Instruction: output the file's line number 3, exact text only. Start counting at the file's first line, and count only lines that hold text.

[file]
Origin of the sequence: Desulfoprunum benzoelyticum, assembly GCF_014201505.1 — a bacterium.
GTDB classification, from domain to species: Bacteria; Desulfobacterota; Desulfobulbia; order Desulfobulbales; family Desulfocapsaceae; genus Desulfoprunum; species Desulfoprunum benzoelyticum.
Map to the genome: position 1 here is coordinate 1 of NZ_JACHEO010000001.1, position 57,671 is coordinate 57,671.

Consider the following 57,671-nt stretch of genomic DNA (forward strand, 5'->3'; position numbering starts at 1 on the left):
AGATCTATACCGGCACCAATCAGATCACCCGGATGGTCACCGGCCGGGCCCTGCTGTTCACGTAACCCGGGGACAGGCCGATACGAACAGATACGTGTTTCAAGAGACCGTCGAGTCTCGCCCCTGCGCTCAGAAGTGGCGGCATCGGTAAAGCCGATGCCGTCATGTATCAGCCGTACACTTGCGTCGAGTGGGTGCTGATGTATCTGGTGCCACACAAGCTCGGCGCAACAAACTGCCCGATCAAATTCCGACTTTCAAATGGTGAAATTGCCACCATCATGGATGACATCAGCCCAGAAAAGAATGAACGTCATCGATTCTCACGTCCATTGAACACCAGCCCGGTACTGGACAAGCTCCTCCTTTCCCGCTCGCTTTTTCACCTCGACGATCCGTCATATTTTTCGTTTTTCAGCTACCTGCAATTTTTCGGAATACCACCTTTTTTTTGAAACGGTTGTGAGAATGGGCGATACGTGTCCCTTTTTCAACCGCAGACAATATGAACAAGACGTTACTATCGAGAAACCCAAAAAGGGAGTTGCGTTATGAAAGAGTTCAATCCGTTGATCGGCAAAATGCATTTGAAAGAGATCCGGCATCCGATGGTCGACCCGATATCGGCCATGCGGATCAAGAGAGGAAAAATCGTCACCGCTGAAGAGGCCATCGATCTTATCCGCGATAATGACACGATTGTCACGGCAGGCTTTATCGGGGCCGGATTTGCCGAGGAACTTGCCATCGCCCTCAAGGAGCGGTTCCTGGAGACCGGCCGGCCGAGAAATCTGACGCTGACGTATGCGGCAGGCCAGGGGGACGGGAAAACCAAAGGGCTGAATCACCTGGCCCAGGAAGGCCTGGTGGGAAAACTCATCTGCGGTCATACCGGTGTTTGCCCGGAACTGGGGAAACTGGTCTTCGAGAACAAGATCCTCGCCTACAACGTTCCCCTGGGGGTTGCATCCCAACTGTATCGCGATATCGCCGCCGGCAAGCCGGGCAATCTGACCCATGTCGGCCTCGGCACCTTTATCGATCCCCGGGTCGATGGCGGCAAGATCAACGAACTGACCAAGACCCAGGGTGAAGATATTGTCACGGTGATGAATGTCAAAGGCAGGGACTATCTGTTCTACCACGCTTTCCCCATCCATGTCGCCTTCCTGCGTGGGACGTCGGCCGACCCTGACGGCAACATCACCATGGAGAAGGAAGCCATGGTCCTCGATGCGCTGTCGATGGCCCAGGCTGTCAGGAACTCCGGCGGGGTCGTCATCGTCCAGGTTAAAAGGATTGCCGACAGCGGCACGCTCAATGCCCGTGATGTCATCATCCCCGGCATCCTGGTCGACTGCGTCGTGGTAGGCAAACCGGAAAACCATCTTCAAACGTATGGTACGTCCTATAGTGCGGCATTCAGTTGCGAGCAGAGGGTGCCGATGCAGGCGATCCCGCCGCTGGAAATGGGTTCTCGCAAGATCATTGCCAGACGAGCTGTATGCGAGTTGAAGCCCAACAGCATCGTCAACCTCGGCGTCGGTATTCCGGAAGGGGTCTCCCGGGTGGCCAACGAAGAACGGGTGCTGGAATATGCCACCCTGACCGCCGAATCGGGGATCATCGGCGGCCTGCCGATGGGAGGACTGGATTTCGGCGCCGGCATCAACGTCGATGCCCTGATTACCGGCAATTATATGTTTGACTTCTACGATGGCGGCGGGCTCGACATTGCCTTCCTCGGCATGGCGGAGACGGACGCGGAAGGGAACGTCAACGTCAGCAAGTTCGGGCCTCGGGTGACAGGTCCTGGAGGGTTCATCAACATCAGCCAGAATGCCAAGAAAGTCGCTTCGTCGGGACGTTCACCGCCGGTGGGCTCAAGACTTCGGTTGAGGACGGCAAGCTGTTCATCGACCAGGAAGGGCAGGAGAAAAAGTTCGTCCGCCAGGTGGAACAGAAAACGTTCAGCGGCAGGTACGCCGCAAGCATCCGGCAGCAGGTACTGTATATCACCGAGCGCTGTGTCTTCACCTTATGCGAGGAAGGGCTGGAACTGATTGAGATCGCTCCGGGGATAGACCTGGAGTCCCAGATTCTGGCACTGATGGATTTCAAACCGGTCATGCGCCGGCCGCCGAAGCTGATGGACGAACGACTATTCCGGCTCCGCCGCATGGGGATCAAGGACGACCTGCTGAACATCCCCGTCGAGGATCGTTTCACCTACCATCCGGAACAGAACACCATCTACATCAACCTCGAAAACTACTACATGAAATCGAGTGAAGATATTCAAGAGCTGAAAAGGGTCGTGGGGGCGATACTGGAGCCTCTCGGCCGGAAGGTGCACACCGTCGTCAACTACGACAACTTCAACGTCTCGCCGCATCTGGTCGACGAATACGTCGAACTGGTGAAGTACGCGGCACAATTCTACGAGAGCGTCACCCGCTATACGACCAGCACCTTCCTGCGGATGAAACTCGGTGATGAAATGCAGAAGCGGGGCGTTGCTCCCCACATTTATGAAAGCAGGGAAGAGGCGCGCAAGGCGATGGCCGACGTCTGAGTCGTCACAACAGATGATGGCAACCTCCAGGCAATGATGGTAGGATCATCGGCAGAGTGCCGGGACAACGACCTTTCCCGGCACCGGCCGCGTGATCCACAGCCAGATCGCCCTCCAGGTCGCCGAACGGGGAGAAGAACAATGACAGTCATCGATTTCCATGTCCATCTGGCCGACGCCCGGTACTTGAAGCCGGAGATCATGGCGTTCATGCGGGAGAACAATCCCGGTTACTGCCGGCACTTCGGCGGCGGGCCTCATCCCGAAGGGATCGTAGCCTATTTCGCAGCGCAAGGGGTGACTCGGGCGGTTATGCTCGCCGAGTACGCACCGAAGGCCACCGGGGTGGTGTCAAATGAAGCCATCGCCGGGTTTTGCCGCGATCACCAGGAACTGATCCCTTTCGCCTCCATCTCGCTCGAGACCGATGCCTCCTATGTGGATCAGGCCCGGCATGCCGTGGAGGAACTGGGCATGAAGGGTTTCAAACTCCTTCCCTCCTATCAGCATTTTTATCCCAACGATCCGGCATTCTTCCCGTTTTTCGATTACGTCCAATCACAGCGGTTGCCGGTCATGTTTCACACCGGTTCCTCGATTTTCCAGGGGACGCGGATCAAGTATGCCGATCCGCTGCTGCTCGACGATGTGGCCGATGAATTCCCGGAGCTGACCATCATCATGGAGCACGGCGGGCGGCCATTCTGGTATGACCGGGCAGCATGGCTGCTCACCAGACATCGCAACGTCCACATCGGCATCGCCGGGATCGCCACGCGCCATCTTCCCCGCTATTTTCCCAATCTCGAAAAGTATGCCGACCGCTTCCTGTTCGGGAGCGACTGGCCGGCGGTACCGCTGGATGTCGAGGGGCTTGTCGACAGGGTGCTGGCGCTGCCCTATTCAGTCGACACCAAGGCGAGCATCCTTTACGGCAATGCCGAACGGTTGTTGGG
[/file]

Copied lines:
Map to the genome: position 1 here is coordinate 1 of NZ_JACHEO010000001.1, position 57,671 is coordinate 57,671.